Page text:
The explanation for difference between European and American churchgoing has been, at the European end, social class, made visible though these theological movements, and at the American end, the maintenance of religion as a means of identity, social gathering and selling themselves.

Anonymous said...

I like the post, good one

Bishop Alan Wilson said...

Elizabeth, thanks for the Bowling alone reference. I'm sure it is relevant to churchgoing behaviour. In the US going to Church was an expression of community and identity, where in England it was less voluntary, whilst not going to church was an allowable form of social dissent. So Adrian, I'm very much with your analysis. In the last fifty years, churchgoing has become a much more voluntary activity in the UK — people opting in, rather than holding it to be a social norm with the majority opting out, as they did from the 18th century on.

Mike Peatman said...

I also suspect that churchgoing statistics always have had an element of mythology about them. Stories of "successful" eras often don't stand up to scrutiny of the registers.

The issue that is emerging with a lot of people I meet is that they are giving up on church because it doesn't reflect what they find genuine in the spirituality.

I now know quite a few former "keen" churchgoers who are effectively de-churched (rather than unchurched)

Bishop Alan Wilson said...

Thanks, Mike for an inconvenient truth. I find similar things to be the case, sometimes about our attenuated spirituality (people find our buildings most spiritual when we're not there!), and also about discriminatory/ arbitrary behaviour by Church leadership, in church and over appointments, diversity etc. For them this is a profoundly moral issue; as surely for us all? Major challenge.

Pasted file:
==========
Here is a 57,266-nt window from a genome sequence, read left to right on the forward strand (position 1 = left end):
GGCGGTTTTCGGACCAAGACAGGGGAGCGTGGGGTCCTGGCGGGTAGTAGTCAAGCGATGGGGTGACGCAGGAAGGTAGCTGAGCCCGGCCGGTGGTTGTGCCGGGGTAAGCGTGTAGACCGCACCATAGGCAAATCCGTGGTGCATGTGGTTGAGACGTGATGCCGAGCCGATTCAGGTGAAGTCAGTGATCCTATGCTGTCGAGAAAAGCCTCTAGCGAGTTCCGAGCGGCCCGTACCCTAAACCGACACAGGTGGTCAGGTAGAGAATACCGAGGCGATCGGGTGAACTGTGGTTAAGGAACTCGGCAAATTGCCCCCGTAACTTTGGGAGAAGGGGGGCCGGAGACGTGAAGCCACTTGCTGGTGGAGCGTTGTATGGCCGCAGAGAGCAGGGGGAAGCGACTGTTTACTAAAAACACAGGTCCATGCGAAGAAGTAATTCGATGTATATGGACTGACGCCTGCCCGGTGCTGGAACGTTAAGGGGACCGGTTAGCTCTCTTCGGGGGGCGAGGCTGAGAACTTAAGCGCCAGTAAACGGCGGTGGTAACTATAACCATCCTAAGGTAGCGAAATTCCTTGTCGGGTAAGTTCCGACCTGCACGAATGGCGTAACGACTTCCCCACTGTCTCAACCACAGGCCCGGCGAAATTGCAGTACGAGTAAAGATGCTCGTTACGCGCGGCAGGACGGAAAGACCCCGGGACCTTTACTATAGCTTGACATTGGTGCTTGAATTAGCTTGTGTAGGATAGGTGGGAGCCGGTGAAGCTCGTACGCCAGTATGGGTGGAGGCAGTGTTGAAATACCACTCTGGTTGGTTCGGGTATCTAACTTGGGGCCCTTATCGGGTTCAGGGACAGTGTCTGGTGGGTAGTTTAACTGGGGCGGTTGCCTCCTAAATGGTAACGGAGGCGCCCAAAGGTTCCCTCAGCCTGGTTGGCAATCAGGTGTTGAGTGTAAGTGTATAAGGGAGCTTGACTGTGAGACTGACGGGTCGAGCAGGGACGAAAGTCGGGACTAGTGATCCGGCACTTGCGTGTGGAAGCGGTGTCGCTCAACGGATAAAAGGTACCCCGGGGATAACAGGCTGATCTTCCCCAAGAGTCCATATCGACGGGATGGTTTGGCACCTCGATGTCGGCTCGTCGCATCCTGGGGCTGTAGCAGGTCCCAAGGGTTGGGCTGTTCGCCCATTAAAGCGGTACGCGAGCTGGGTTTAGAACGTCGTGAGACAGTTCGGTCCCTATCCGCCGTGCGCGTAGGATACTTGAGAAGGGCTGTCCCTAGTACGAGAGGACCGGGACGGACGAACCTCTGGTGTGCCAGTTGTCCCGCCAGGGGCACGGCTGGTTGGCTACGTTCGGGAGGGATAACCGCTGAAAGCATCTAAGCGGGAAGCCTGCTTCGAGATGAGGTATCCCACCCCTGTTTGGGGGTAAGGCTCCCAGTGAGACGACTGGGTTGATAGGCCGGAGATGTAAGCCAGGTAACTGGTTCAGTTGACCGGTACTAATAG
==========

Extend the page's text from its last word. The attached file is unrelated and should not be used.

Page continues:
June Butler said...

Resident gentlemen clergy after residence was legally enforced in the early nineteenth century. In came big Georgian rectories, out went peasant curates who were less learned and often part time, but radically incarnational in village life.

Bishop Alan that change in the model jumped out at me, especially the loss of clergy who were "radically incarnational in village life", a loss, indeed, it would seem to me. Of course, I'm simply a observer from across the pond, but it surely seems a lovely idea and a sad thing to lose hold of it.

I live in an area, south Louisiana, in which it is still the norm to attend church and one makes a conscious decision to opt out of church. However, church attendance is in decline, and who knows what the young people coming up will do. My thought is that quite a few will opt out.

Unknown said...


Again we agreeably engage over the issue of Church Tribalism and the problems caused by it. I am finding it encouraging and inspirational. Prophetic even.

At a recent interview in another diocese I was pushed to label myself in terms of churchpersonship as I didn't fit into their pre-defined boxes. I had to explain how I saw the spirit of the prayerbook and Anglicanism as both reformed and catholic, sacramental and evangelical, centered and deep.

We discussed before mixed 'theological DNA'. In the news today the problems of pedigree dogs at Crufts and the weaknesses they have inherited from inbreeding were highlighted yet again. Perhaps our Church is suffering the same problems.

Or to use an agricultural analogy is growing in a limited soil rotting us?

And yet Christians rooted in a strong identity seem to be far more effective in discipleship. Especially in urban areas.

So how can we be rooted but not rotted? How can we regain a strong identity in the richness of the Christian faith without becoming ineffective mongrels?